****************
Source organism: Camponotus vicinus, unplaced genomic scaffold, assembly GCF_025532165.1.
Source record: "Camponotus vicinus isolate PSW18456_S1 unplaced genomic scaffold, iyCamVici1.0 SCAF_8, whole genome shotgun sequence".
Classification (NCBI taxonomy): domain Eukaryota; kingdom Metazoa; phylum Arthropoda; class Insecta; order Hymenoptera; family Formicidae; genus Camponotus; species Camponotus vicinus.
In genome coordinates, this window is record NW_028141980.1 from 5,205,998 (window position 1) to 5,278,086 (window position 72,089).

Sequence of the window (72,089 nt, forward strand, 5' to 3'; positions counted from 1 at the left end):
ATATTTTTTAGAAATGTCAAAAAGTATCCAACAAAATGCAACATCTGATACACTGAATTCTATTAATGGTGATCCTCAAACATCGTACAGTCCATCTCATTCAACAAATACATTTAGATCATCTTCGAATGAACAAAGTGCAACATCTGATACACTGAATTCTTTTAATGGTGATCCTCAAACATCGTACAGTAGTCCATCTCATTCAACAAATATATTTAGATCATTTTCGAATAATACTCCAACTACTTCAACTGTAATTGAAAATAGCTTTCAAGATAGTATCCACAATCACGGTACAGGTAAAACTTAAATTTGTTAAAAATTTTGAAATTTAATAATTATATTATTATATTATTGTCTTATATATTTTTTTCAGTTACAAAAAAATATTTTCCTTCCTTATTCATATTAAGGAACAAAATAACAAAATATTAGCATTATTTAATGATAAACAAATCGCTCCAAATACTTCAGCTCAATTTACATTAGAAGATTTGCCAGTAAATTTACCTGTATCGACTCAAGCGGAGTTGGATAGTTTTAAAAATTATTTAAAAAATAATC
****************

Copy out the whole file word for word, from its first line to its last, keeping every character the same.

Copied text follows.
Source organism: Camponotus vicinus, unplaced genomic scaffold, assembly GCF_025532165.1.
Source record: "Camponotus vicinus isolate PSW18456_S1 unplaced genomic scaffold, iyCamVici1.0 SCAF_8, whole genome shotgun sequence".
Classification (NCBI taxonomy): domain Eukaryota; kingdom Metazoa; phylum Arthropoda; class Insecta; order Hymenoptera; family Formicidae; genus Camponotus; species Camponotus vicinus.
In genome coordinates, this window is record NW_028141980.1 from 5,205,998 (window position 1) to 5,278,086 (window position 72,089).

Sequence of the window (72,089 nt, forward strand, 5' to 3'; positions counted from 1 at the left end):
ATATTTTTTAGAAATGTCAAAAAGTATCCAACAAAATGCAACATCTGATACACTGAATTCTATTAATGGTGATCCTCAAACATCGTACAGTCCATCTCATTCAACAAATACATTTAGATCATCTTCGAATGAACAAAGTGCAACATCTGATACACTGAATTCTTTTAATGGTGATCCTCAAACATCGTACAGTAGTCCATCTCATTCAACAAATATATTTAGATCATTTTCGAATAATACTCCAACTACTTCAACTGTAATTGAAAATAGCTTTCAAGATAGTATCCACAATCACGGTACAGGTAAAACTTAAATTTGTTAAAAATTTTGAAATTTAATAATTATATTATTATATTATTGTCTTATATATTTTTTTCAGTTACAAAAAAATATTTTCCTTCCTTATTCATATTAAGGAACAAAATAACAAAATATTAGCATTATTTAATGATAAACAAATCGCTCCAAATACTTCAGCTCAATTTACATTAGAAGATTTGCCAGTAAATTTACCTGTATCGACTCAAGCGGAGTTGGATAGTTTTAAAAATTATTTAAAAAATAATC